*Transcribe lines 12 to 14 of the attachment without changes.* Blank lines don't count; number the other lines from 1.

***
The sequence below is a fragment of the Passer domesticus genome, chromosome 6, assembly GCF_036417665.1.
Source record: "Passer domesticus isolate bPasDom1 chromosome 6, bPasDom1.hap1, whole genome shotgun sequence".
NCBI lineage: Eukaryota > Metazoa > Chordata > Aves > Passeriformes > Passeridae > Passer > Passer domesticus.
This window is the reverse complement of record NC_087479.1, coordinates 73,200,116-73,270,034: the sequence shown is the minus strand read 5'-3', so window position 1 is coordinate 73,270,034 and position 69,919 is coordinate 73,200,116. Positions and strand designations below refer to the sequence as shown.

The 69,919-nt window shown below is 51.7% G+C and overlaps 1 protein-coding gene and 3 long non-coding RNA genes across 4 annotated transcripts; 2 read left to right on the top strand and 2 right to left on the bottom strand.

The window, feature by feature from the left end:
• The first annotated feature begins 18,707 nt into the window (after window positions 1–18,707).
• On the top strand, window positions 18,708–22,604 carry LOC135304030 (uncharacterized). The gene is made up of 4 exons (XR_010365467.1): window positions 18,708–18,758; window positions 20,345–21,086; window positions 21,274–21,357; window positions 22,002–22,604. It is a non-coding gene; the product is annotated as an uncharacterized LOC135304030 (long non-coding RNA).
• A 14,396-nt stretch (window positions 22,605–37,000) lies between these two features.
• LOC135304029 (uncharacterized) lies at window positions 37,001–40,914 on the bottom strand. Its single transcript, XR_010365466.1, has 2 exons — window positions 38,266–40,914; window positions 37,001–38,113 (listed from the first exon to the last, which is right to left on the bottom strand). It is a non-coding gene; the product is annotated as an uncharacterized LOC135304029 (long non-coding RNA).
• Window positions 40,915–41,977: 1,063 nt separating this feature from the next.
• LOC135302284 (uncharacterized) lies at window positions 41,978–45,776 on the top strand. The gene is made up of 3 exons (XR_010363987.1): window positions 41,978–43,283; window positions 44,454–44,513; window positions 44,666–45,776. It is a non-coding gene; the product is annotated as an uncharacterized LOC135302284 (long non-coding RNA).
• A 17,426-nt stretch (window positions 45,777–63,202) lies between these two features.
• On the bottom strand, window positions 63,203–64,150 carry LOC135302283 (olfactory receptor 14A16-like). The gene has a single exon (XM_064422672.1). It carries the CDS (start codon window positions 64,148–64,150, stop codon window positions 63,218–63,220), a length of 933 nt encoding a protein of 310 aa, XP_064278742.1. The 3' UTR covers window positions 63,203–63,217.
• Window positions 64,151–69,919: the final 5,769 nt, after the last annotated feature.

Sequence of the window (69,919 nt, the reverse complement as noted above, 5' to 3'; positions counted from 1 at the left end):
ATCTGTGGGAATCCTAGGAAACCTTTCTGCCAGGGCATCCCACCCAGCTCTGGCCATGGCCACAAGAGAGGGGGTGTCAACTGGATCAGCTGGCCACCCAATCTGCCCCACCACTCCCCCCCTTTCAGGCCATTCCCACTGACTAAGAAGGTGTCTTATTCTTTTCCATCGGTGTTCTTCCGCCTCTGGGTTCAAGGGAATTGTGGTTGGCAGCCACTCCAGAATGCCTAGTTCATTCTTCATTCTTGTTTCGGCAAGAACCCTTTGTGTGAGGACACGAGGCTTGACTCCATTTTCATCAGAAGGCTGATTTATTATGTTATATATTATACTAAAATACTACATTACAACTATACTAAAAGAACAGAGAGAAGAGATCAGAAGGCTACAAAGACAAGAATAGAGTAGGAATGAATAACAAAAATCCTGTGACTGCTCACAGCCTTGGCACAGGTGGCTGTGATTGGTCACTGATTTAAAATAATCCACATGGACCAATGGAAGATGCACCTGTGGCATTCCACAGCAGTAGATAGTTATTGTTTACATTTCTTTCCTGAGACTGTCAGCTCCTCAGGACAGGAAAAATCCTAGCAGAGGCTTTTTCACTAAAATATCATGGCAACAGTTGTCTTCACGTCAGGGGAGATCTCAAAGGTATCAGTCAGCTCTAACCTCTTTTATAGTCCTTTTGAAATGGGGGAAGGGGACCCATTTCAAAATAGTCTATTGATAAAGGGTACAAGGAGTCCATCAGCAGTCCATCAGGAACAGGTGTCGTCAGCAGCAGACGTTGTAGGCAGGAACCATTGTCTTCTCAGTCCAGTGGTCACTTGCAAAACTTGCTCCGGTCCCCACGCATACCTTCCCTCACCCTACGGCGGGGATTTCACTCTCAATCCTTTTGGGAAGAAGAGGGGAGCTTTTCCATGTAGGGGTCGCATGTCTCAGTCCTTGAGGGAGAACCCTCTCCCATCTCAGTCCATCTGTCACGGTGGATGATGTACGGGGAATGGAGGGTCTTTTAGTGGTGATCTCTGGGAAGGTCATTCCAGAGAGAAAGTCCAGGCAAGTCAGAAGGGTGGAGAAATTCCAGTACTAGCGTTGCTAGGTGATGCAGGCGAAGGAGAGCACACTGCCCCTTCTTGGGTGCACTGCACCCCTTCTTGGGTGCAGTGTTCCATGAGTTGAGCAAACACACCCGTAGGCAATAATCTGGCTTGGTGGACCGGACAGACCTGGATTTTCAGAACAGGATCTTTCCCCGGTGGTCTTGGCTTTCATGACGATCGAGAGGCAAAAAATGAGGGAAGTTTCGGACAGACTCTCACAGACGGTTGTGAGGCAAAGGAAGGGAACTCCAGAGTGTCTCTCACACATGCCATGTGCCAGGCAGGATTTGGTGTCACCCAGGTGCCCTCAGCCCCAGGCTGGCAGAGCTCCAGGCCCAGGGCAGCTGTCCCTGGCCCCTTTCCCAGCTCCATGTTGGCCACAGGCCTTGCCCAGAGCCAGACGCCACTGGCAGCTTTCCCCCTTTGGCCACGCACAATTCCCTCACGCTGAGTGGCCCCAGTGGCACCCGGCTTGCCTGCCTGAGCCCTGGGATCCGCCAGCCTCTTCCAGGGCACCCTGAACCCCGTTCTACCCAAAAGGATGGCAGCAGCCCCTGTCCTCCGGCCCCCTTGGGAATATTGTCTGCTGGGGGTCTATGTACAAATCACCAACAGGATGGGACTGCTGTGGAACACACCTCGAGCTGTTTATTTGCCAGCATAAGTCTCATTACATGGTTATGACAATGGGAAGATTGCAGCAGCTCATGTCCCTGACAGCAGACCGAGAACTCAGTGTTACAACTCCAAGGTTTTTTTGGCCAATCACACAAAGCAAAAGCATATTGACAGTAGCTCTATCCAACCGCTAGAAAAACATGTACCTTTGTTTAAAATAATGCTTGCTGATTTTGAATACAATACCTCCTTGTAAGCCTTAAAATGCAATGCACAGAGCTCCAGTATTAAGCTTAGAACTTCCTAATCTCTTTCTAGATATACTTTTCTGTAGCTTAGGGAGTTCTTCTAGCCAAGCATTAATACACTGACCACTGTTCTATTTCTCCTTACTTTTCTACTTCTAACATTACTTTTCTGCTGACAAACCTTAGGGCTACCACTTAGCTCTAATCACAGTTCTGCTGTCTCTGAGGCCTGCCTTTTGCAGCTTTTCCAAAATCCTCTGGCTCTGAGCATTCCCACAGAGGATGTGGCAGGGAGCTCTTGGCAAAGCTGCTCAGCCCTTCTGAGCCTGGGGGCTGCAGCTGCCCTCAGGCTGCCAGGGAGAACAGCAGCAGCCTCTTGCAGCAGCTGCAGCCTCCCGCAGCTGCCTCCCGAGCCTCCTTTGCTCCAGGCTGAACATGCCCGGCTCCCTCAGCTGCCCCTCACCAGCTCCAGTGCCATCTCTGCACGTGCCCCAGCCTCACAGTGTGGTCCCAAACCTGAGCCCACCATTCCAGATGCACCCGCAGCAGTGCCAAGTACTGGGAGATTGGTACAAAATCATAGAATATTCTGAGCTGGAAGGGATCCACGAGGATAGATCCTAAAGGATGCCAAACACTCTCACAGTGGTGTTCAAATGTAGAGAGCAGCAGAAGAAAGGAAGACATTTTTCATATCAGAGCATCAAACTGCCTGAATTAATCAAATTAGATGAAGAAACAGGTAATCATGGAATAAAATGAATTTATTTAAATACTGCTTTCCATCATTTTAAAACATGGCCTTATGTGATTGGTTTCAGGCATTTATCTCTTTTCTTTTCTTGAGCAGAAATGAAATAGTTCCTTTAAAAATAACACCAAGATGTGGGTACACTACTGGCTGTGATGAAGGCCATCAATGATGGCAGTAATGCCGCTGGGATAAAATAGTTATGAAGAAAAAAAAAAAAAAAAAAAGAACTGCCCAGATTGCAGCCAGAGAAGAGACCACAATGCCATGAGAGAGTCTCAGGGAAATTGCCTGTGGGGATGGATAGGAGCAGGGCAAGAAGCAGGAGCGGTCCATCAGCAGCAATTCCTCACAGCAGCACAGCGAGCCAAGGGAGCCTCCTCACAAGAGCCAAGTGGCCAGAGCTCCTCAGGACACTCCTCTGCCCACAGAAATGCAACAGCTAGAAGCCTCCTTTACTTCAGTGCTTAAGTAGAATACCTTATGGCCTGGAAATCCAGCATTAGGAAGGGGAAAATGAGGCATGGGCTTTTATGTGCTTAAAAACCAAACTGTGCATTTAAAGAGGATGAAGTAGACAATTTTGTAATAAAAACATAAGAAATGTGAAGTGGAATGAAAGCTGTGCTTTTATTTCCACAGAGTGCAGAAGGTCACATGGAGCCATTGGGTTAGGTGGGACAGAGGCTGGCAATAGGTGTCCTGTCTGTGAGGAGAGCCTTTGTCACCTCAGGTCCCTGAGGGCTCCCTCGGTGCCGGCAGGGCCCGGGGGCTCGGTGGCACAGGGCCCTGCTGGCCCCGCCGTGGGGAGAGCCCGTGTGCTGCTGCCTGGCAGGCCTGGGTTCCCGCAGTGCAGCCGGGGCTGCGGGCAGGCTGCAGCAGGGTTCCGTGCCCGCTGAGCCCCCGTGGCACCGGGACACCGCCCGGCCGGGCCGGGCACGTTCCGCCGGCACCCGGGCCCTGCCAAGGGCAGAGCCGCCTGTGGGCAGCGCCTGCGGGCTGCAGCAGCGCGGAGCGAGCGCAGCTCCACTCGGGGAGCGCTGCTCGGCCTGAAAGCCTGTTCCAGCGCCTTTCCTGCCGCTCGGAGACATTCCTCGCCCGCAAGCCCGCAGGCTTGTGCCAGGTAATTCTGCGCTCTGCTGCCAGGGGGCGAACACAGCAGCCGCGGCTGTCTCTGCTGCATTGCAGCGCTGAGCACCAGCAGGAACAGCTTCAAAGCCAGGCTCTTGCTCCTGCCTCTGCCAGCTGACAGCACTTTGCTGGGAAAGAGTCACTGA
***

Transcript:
• LOC135302284 (uncharacterized) lies at window positions 41,978–45,776 on the top strand. The gene is made up of 3 exons (XR_010363987.1): window positions 41,978–43,283; window positions 44,454–44,513; window positions 44,666–45,776. It is a non-coding gene; the product is annotated as an uncharacterized LOC135302284 (long non-coding RNA).
• A 17,426-nt stretch (window positions 45,777–63,202) lies between these two features.
• On the bottom strand, window positions 63,203–64,150 carry LOC135302283 (olfactory receptor 14A16-like). The gene has a single exon (XM_064422672.1). It carries the CDS (start codon window positions 64,148–64,150, stop codon window positions 63,218–63,220), a length of 933 nt encoding a protein of 310 aa, XP_064278742.1. The 3' UTR covers window positions 63,203–63,217.